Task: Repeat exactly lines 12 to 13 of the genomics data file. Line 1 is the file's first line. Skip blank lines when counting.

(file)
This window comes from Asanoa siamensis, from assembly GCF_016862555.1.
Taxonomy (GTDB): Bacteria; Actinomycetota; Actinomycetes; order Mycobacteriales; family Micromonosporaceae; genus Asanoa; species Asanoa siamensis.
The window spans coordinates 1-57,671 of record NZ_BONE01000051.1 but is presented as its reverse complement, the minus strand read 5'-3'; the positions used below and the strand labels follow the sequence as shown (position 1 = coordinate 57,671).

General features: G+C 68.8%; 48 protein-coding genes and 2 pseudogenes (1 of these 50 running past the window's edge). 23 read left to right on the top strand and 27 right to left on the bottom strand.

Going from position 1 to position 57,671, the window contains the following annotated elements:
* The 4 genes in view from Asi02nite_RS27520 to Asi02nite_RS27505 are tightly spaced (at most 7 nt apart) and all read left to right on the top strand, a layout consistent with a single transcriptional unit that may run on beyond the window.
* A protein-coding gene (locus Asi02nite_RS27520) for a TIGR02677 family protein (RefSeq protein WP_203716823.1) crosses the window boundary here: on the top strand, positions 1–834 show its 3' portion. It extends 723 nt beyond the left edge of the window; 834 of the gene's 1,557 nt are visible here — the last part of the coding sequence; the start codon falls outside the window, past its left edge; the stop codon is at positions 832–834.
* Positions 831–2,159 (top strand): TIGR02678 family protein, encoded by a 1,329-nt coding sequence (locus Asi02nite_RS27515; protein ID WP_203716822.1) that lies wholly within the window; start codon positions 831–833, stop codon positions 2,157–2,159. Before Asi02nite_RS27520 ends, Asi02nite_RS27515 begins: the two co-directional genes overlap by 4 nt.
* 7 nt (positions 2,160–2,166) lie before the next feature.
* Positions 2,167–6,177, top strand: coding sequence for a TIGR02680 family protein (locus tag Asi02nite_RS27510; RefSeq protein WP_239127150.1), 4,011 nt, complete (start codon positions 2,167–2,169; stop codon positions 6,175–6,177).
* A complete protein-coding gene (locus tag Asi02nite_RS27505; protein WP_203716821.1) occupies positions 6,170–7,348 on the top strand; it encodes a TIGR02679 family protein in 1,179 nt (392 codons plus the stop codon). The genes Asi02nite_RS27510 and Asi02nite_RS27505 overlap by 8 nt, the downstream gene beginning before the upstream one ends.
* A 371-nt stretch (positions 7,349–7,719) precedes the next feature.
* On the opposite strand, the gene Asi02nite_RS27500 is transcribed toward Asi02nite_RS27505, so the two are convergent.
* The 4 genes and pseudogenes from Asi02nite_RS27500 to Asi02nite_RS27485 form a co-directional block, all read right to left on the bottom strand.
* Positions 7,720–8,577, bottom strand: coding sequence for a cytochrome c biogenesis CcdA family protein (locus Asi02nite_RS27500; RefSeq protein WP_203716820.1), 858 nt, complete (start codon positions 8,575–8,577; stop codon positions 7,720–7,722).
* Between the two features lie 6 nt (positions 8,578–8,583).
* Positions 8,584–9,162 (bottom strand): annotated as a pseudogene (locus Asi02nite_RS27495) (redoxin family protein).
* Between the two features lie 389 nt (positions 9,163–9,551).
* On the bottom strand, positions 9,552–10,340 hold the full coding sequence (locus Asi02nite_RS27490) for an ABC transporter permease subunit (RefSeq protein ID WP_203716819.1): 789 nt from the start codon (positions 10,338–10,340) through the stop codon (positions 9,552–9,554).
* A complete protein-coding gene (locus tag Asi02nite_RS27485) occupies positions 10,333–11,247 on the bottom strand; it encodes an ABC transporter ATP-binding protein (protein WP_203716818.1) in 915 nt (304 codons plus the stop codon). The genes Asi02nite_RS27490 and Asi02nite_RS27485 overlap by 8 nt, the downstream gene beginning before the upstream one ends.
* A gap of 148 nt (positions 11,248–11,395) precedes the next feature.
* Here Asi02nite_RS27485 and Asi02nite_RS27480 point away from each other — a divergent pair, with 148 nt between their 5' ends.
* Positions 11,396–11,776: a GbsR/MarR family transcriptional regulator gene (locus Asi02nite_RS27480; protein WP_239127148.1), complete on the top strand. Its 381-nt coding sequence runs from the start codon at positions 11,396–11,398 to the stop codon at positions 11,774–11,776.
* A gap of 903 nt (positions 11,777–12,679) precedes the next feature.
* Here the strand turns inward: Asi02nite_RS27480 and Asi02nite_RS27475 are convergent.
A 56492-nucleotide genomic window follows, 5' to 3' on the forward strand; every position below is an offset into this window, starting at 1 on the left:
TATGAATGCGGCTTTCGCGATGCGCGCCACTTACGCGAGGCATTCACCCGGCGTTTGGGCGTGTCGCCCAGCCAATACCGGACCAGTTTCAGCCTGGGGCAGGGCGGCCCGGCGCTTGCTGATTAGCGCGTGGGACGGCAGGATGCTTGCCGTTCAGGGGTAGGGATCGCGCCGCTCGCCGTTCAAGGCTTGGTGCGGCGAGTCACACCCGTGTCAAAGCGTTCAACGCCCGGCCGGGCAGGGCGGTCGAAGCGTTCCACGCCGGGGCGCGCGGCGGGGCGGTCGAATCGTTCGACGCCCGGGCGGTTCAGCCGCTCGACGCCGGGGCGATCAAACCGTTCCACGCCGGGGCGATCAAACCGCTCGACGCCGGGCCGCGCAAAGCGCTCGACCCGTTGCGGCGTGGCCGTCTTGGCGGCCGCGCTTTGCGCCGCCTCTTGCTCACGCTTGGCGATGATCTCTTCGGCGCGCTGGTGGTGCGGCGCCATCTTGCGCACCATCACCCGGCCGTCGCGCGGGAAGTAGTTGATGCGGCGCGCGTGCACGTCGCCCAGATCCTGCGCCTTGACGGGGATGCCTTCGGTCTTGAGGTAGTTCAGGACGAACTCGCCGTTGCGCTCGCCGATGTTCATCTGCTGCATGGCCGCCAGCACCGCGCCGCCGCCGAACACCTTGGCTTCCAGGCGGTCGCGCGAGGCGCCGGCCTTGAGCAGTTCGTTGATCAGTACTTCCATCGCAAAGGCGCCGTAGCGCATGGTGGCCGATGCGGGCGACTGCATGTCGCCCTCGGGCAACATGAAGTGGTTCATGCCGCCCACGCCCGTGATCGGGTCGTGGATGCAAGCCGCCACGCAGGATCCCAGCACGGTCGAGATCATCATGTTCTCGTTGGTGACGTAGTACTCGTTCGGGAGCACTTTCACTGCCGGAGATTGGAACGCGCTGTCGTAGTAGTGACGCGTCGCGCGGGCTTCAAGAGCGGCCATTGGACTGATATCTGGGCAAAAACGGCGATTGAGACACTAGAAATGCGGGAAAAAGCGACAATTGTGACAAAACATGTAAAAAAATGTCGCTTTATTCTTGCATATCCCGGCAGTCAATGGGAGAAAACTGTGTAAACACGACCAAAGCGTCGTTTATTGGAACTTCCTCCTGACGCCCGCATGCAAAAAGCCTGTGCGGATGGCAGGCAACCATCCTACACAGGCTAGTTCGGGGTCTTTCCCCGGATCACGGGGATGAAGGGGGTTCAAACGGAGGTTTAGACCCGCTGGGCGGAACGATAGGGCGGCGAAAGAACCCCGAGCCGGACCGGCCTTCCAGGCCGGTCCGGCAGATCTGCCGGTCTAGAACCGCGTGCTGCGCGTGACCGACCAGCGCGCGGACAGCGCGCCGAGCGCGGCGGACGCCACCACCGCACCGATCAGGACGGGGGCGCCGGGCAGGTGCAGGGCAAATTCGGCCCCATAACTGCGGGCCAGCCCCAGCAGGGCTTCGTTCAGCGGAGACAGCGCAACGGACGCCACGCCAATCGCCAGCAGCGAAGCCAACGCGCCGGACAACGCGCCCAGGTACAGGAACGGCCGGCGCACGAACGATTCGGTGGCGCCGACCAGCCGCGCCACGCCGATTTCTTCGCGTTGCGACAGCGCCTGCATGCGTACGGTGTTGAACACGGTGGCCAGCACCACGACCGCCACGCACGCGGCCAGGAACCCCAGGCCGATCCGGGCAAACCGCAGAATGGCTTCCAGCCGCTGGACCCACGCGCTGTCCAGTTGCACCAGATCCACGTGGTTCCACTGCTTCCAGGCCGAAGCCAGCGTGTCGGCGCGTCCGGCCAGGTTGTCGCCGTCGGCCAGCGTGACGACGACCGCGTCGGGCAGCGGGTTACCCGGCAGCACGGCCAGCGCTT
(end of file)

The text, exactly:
* A 371-nt stretch (positions 7,349–7,719) precedes the next feature.
* On the opposite strand, the gene Asi02nite_RS27500 is transcribed toward Asi02nite_RS27505, so the two are convergent.